To sum up, the benefits of hyaluronic acid are:
- HA packs a punch of hydration – it acts as a humectant that retains water
- It has anti-aging properties – it reduces wrinkles and improves skin elasticity
- It has antioxidant and anti-inflammatory properties
- It promotes wound healing and helps treat atopic dermatitis
You might be wondering if there are any downsides to hyaluronic acid. The truth is, it’s generally well-tolerated by all skin types. But don’t let that prevent you from doing a patch test before using new products. After all, everyone’s skin is unique, and what works for most might not work for you.
Now hold on; you’ve learned a ton about hyaluronic acid. But what about salicylic acid? Well, you’re in the right place. Continue reading, and we’ll take a deep dive into salicylic acid next.
The Lowdown on Salicylic Acid for Skin
We will continue our hyaluronic acid and salicylic acid debate by turning the spotlight on salicylic acid.
What Is Salicylic Acid
Salicylic acid is a Beta Hydroxy Acid (BHA) revered by beauty gurus for its amazing exfoliating properties. Salicylic acid is a small, oi-soluble molecule that can penetrate deep into your pores, unclogging them, regulating oil production, and preventing nasty breakouts.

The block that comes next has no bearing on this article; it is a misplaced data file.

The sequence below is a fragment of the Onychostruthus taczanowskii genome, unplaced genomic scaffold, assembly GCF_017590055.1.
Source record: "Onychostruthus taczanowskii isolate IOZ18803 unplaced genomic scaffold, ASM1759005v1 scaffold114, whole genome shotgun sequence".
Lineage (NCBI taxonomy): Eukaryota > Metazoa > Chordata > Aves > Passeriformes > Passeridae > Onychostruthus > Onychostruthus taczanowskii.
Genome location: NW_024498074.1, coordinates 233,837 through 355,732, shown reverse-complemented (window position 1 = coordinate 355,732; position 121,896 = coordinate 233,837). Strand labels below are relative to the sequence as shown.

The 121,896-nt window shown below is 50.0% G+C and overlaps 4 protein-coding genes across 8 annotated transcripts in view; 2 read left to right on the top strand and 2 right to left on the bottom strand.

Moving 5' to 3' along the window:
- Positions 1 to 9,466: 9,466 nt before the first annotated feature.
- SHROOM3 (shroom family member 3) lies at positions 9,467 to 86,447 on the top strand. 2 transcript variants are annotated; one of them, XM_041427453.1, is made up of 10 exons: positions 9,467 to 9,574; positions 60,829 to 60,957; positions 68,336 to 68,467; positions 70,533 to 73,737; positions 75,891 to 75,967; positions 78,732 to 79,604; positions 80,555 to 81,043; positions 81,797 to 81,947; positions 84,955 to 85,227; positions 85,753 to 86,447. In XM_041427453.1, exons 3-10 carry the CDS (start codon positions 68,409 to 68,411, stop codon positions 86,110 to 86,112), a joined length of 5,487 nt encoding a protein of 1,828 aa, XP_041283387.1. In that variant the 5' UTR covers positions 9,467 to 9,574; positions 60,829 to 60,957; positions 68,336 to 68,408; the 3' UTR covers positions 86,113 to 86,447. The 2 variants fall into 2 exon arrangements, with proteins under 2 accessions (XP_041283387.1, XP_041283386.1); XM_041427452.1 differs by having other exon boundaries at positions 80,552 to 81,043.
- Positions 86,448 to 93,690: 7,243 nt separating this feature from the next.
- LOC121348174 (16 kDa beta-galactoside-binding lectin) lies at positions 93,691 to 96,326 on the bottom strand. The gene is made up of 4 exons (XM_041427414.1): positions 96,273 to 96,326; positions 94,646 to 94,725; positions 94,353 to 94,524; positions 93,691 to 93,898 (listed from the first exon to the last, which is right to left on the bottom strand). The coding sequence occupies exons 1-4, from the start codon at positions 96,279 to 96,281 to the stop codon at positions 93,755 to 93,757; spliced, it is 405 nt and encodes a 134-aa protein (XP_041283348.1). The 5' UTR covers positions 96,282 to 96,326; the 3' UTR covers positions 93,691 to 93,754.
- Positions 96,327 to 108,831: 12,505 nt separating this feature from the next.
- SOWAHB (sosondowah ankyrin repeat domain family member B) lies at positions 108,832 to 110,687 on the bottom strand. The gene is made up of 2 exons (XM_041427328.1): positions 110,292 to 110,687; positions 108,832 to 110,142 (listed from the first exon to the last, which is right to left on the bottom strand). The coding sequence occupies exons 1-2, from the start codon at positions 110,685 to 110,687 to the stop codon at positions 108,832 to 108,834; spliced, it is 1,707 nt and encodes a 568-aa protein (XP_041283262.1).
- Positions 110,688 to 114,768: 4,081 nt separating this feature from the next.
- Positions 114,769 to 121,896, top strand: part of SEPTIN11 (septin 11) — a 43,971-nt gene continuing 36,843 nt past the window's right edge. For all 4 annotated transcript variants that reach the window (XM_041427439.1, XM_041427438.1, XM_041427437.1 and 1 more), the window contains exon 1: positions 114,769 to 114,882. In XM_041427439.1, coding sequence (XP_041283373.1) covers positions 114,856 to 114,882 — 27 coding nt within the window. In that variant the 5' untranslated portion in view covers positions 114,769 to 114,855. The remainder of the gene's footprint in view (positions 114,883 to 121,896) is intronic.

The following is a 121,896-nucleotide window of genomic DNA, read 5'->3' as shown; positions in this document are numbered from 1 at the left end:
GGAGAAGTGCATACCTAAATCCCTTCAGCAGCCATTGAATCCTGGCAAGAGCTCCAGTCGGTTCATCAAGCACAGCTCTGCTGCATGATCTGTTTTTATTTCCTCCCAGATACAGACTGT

Salicylic acid falls into the category of chemical exfoliants. By breaking down your skin’s keratin and the bonds between cells, it effectively exfoliates both the skin surface and within pores, resulting in a smoother, clearer complexion.
What Are The Benefits Of Salicylic Acid
If you care to know what else salicylic acid can do for your skin, get ready to be amazed.
Salicylic acid is also an anti-inflammatory and antimicrobial, derived from the same family of drugs as aspirin. It can reduce redness and swelling, making it great for calming inflamed acne or sensitive skin.
By promoting the sloughing away of dead skin cells, it reveals a more radiant and rejuvenated complexion. Salicylic acid has been shown to effectively tackle rough, textured skin, hyperpigmentation, freckles, as well as fine lines and wrinkles.
So, let’s gather the benefits of salicylic acid for the skin:
- Salicylic acid exfoliates and unclogs the pores
- It reduces whiteheads and blackheads
- It improves skin tone by fighting hyperpigmentation
- It minimizes fine lines and wrinkles
- It evens rough, textured skin
Hyaluronic and Salicylic Acid: Doing Wonders Together
Now that you have become an expert in all things hyaluronic acid and salicylic acid, you will understand that there is no reason to compare them. These two ingredients are not interchangeable and benefit your skin in completely different ways.
Salicylic acid clears your pores of excess sebum and dead skin cells, preventing breakouts, while hyaluronic acid hydrates your skin and reduces the signs of aging.
When it comes to skincare, one of the most common dilemmas you might face is choosing between products. But when it comes to hyaluronic acid and salicylic acid, do you really have to choose one?
Can You Use Hyaluronic Acid And Salicylic Together?